Village devastated by downpour

Wednesday June 13 2018

What remains of Mr Clement Mutie’s house in Kaseve village in Makueni County. When he heard a thud on the morning of May 20, he didn’t know that it was the house that he was building that had partially collapsed. PHOTO| MILLICENT MWOLOLO

What remains of Mr Clement Mutie’s house in Kaseve village in Makueni County. When he heard a thud on the morning of May 20, he didn’t know that it was the house that he was building that had partially collapsed. PHOTO| MILLICENT MWOLOLO 

By MILLICENT MWOLOLO
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On the morning of Sunday, May 20, 2018, some of the residents of Kaseve village in Muvau Sub-location, Makueni County, woke up to find some of their houses extensively damaged, and  their pit latrines, filled with water while the weak ones had collapsed following heavy rains. “It had rained for two consecutive days and nights. The ground could not absorb  anymore water,” says Bernard Nzwii of Muvau sub-location, Makueni County.

“We  met in the bush as we answered the call of nature,” says Magdalene Nzisa, Mr Nzwii’s wife. She says it  was both embarrassing and dehumanizing. “It reduces you to  the level of an animal, yet, you are spoiling the same grass and bushes that your cows, sheep and goats will feed on,” she laments.

The ground pollution, if not acted upon, risks infecting their livestock  with bacteria and other disease-causing micro-organisms, says Dr John Muthee, a lecturer in the Department of Veterinary Medicine and Clinical Studies at the University of Nairobi. “Most of the animals have contagious diseases, with larvae under the skin,” noted Dr Muthee as he treated livestock in the village during a free four-day community livestock vaccination campaign organised by World Animal Protection (WAP), a global animal rights body.

A quick scan at some of the homesteads in the village shows that nearly 90 per cent of them were left without  latrines, and nearly half of them with no kitchens after the rain. Most of the villagers, who use mainly firewood, are now cooking out in the open.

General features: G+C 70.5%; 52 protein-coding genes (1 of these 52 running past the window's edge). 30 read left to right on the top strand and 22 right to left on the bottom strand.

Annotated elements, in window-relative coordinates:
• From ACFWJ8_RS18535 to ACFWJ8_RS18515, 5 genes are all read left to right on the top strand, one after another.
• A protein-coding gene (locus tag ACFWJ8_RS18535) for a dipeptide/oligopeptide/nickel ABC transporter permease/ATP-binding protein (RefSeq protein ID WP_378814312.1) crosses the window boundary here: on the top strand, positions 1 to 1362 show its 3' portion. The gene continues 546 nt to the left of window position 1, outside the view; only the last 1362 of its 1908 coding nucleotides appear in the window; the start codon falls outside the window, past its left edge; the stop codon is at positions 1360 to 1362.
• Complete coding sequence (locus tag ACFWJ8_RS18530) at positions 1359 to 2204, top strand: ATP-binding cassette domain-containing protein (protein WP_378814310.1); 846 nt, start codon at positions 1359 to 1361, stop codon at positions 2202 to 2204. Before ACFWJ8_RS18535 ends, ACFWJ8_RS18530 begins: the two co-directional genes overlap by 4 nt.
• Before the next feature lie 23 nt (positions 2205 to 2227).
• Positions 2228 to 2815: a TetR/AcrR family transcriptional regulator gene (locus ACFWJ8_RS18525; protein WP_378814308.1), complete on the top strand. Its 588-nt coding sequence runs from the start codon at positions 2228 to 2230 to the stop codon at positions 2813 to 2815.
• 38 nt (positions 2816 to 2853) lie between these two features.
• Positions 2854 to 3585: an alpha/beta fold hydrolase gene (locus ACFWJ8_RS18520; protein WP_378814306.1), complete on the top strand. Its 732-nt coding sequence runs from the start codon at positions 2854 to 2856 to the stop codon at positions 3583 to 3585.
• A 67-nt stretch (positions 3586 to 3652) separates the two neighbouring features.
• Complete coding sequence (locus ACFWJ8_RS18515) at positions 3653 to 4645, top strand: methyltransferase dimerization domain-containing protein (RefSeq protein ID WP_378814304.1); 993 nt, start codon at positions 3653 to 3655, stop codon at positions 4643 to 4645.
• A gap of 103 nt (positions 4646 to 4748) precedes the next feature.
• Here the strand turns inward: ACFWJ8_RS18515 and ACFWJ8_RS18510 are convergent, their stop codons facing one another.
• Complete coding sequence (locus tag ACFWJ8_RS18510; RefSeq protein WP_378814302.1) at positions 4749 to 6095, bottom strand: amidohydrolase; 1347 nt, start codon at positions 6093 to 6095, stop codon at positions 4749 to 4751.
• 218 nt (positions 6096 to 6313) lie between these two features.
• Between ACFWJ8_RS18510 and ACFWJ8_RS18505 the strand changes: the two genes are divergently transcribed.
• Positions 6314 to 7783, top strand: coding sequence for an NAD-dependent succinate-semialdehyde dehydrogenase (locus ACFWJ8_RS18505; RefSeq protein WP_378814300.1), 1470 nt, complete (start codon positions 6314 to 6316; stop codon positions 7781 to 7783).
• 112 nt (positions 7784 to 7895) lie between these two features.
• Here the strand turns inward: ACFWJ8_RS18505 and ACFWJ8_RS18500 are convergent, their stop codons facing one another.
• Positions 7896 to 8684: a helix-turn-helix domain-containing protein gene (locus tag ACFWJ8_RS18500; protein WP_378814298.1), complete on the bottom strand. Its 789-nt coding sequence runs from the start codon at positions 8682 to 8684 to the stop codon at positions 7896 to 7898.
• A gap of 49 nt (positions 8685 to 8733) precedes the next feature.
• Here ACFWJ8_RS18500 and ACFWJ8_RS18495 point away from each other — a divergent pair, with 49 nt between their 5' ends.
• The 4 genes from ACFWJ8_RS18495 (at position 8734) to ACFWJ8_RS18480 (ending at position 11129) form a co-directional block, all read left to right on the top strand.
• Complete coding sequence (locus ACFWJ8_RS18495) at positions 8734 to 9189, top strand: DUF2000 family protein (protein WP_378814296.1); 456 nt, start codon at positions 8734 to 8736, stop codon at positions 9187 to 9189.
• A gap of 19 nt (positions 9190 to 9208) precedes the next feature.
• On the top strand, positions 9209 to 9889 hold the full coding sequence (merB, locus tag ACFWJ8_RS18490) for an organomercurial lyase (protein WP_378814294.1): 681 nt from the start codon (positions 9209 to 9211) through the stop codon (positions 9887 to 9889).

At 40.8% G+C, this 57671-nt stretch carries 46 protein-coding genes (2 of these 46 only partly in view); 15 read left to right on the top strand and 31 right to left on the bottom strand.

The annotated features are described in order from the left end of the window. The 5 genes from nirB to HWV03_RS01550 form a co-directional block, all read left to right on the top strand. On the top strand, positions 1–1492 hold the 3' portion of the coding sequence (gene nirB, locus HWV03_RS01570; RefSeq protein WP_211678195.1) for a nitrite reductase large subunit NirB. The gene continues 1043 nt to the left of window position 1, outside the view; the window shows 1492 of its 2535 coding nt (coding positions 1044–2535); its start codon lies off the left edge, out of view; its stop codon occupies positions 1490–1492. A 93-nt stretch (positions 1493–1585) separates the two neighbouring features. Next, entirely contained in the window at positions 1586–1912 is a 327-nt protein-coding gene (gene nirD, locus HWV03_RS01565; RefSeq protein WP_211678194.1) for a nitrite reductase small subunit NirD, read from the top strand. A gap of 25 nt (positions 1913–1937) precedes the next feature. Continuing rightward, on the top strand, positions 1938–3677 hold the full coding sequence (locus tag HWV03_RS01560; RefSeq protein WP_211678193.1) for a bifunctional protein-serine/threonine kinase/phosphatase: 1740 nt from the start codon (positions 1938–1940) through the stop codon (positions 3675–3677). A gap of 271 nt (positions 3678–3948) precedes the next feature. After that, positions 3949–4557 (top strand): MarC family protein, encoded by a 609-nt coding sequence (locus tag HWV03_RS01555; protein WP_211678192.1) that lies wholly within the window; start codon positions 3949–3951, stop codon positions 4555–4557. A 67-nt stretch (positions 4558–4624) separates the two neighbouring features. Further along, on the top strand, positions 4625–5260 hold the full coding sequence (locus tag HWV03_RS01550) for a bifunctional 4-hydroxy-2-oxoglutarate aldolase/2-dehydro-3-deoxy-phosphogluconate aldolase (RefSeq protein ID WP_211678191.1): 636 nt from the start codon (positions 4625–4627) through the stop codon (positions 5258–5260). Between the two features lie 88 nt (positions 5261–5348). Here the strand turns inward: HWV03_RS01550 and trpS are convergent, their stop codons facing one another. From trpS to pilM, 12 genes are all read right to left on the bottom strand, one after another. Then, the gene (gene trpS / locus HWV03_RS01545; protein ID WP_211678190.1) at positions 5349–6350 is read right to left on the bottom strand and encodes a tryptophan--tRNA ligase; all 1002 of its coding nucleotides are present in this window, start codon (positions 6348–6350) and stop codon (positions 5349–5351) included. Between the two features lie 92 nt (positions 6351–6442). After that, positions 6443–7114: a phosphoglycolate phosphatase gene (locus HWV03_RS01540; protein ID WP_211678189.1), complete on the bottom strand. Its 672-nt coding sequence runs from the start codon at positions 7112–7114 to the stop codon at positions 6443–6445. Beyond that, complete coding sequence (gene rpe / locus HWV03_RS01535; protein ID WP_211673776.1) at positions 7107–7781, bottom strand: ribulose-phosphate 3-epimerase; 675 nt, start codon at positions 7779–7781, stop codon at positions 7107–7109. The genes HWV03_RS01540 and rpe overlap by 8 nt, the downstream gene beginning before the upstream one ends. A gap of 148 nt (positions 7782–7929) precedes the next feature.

MAKESHIFT PIT LATRINES

The have also dug shallow, makeshift pit latrines as they await for the rainy season to end before they can build others.

 Mr Nzwii’s kitchen was extensively damaged. One side was completely destroyed, while the remaining bit is  supported by tree a tree trunk, although it has a huge crack and is leaning dangerously to one side. It is just a matter of time before it collapses.  too visible.

But with no alternative, Nzisa is still using the half-collapsed structure.

Part of the main house, a which served as a bedroom for the couple’s teenage sons, collapsed.

“We just heard a loud thud. It was about 2am. Fortunately, the boys were away and our bedroom was spared,” Mr Nzisa recalls.

The villagers problems is attributable to the fact that most ot them use bricks and mud to build their houses, and whenit rains, the material absorbs water.

“If it rains for long periods, the structures collapse due to the weight, especially if one had not used sand and cement to bind and strengthen the bricks,” says Ms Nzisa. Building stones are hard to find with Makueni County.

LOUD THUD

That Sunday morning, Mr Clement Mutie was woken up at 6 am by a loud thud. His four-room brick and concrete house, which hadreached  at the roofing stage, had collapsed.

 “I rushed there, only to find the walls still crumbling. I didn’t touch the structure. I still haven’t  touched it. I am still coming up with the next plan after the rainy season,” saud Mutie, a boda boda rider at Kaseve market.

At Kaseve shopping centre within the village, the only toilet that survived  was a stone one  at St Teresa Kaseve Catholic Church. “All the traders and market people shared this toilet with the church,” said MsNzisa.

And as the water ran downstream, it swept their crops into the expansive Ndukuma Dam, whose wall on one side gave way that evening,  forcing villagers in the low-lying areas to flee their homes and seek shelter in the nearby Burma market for the night.

When they returned home,  their some of their livestock was missing. Their farms are now covered with heaps of silt and sand, which have buried their crops. 

Most of the villagers rely on their farms and livestock, but having lost many  of their animals and crop to the floods, many of them are now uncertain about the future.

Constructed in the 1950’s, Ndukuma Dam has been a source of livelihood for the villagers says Dennis Mutunga, our guide and a resident of Kaseve village. “We use the water to make building bricks, to construct houses, for domestic and livestock use, and most importantly, to grow some vegetables in the dry season,” he shared. Mutunga, like most of the other young men in the village is a mason and a boda boda rider.